Do not blame what is happening on anything else but the piling up of sins of every kind being committed always more on Earth. [They are] horrible sins against the Faith, the Church, good morals; unnamable vices—compared to which adultery is still a small thing; hatred and desire of death against the Church and the Priesthood;crimes, sacrileges in actions and words—and I could continue endlessly. These things—and nothing else—are the cause of the misfortunes that have happened until now, and also of future [misfortunes], always more grievous, which will befall the Earth and Humanity because of the always more grievous faults committed.
If you can find again [Maria] what I said in 1950, recopy it here.2 And pray, and urge prayer, that this corruption of Humanity may cease, if one wants to avoid frightful catastrophes. I am Wisdom and Truth, and I know what is to happen.
Feast of the
referred to in the last paragraph of Part I above. —Trans.]
No one can make observations or [give] orders to God. Because God is God. And all—persons and things past, present and future—are a nothing compared to Him: One and Triune, Immense, Perfect, in all His Three Persons and in His marvelous Unity, as in His Attributes and Acts.
There is no other God outside of Him: the Father God, Creator and Lord of Heaven and Earth, First Person of the Most Holy Triad, Who was begotten by no one, because [He is] Eternal. And, by divine generation, He begot [generated] from Himself, His Word—by means of Whom all things have been made—the Second Person, divine, eternal, immense, perfect, equal in all to the First [Person] Who takes pleasure in Him, just as the Son takes pleasure in the Father Who has begotten Him. And this double [mutual] pleasure is the origin of the Holy Spirit Who proceeds from the Father and the Son and is Their very Love Itself. [He is] the knot that tightens Them, the embrace that unites Them, and the fire that fuses Them without creating confusion of Persons. And He is the peace in which They work untiringly and rest together in Love, through Love and with Love; Which proceeds from Them, and Which is the greatest attribute and very essence of God.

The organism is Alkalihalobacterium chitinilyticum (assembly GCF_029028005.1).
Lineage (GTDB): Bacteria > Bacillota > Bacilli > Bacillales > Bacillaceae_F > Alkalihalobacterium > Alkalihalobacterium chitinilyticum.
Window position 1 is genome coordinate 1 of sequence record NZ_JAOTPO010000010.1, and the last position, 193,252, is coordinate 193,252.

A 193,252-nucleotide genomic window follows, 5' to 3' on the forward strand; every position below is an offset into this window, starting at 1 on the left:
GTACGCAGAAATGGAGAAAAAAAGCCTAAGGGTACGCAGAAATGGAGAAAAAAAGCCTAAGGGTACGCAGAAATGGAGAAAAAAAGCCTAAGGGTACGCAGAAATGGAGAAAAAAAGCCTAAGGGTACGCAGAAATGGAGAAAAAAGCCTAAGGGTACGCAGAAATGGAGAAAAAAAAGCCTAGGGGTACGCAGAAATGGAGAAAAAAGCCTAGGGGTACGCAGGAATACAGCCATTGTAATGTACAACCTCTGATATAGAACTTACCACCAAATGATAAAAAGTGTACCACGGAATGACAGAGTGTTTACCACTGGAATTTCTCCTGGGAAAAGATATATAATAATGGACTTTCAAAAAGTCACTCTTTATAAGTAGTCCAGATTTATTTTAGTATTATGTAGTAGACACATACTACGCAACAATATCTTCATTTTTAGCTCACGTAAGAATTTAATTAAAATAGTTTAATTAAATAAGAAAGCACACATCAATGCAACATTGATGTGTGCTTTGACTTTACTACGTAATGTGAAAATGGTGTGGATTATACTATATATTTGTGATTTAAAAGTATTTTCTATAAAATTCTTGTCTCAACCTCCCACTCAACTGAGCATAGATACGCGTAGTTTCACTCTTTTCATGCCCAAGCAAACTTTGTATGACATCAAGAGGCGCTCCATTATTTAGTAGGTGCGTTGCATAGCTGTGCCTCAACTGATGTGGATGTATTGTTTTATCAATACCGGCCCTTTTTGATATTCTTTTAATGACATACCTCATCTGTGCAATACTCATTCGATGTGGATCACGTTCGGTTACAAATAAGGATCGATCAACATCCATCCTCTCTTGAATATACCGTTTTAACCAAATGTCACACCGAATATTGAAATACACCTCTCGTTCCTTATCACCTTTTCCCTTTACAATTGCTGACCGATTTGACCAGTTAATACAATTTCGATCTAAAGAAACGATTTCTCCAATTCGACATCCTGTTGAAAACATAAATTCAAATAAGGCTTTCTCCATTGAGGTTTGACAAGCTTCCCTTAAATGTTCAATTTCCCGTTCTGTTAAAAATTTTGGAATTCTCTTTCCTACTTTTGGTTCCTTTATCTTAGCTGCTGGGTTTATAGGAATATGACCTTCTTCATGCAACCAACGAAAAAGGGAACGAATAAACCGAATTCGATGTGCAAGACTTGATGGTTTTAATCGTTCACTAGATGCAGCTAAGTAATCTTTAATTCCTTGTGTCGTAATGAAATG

He, God, being Love, cannot but be also Justice. Because only one who does not love can be unjust toward his fellows, or to his children and brothers. But one who loves is always just, and even though recognizing that the actions of another are unjust—because not to recognize them as such, if they be [unjust], would not be goodness but foolishness—He is just also in punishing them. [In this way He is] neither excessive in severity nor in indulgence, but acting in the measure that the fault demands.
God loves. He loves His children as a Father—as Jesus, the God-Man, [loves] His brothers. Hence God is always just, in punishing as in rewarding. And when from the lips of incarnate Wisdom there came forth the Gospel counsels: "Do what, and as, I have done. Be perfect as your Heavenly Father" [Matt 5:48]—the Word was urging [you] to this perfection of a loving justice: to the perfect Justice of the Father and of the Son made Man. [He was urging you] to that justice, namely, which does not favor any side: neither from pressures nor for gifts, nor for friendship nor [blood] relationship: but it judges, absolves, or condemns, with a spirit that transcends every material or earthly thing, as it should.